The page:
In October of 2013, the Miriam Foundation launched its “See Things My Way” campaign, with the announcement that Jean Coutu would act as a Co-chair. Today, Marie-Josée Coutu, President of the Marcelle and Jean Coutu Foundation announced a five million dollar donation to the Miriam Foundation. Although not present, Jean Coutu, Chairman of the Board of The Jean Coutu Group, said via a pre-recorded video message, that “through this donation, we believe that financial and human resources will be better allocated to support the growing needs of families touched by ASDs and other developmental problems. We must ensure that children and adults touched by these disorders can live full and productive lives. There is so much hope for them; our foundations want to give them every chance to succeed.”
Official Spokesperson: Charles Lafortune
Mr. Charles Lafortune, a major TV and Radio celebrity in Quebec, officially announced his role in the See Things My Way campaign: he will act as a spokesperson to help the campaign raise the much-needed awareness and funds for the many programs the Miriam Foundation plans to launch in the coming years. “This campaign, and the Miriam Foundation, are going to make a real difference for thousands of families. I can attest to the difficulties that families face: from waiting for a diagnosis, to waiting for services, to integrating into the school system, we know that ASD is a lifelong condition, and we count on programs like those offered by the Miriam Foundation to help us. I am very proud to have been asked to be a part of this incredible movement; I hope that all Quebecers will join me in supporting it.”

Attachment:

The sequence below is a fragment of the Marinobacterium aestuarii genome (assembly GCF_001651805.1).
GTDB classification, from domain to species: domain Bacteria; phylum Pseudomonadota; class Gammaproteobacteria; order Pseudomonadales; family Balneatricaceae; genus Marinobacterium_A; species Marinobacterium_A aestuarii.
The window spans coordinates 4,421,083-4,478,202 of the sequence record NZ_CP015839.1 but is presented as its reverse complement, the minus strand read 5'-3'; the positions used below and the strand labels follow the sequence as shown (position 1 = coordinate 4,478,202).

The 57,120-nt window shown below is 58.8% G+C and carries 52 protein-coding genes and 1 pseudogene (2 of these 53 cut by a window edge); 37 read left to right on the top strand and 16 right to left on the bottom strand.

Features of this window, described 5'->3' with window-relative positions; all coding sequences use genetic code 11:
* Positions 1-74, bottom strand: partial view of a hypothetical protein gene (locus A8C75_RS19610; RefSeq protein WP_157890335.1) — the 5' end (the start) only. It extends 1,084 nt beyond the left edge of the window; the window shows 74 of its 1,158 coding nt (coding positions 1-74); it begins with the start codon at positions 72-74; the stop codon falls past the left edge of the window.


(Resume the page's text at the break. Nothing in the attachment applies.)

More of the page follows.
About the Miriam Foundation
The Miriam Foundation has been dedicated for over 40 years to ensuring that greater insight and new research improve the quality of life for all those affected with autism spectrum disorders (ASDs) and intellectual disabilities (IDs). The Foundation is committed to raising and investing funds, and providing the leadership required to:
- Create and support developmental, clinical, vocational, residential, and respite programs for children and adults living with ASDs and IDs.
- Offer education and training to professionals, caregivers and family members.
- Foster specialized research focusing on improving diagnosis and developing new treatments and interventions for people with ASDs and IDs.
- Deliver social and recreational activities to promote inclusion.
About See Things My Way
See Things My Way is the Miriam Foundation’s innovative awareness and fundraising campaign, co-chaired by Aldo Bensadoun, Founder and Executive Chairman of the ALDO Group, and by Jean Coutu, Chairman of the Board of the Jean Coutu Group Inc.
There is an urgent need to create a stronger awareness among people of the growing needs of families affected by Autism Spectrum Disorders (ASDs) and Intellectual Disabilities (IDs), in order to help them receive better support. The campaign strives to bring about changes that will enable the creation of a larger array of higher-quality services in Quebec and Canada through increased development of pilot and demonstration projects.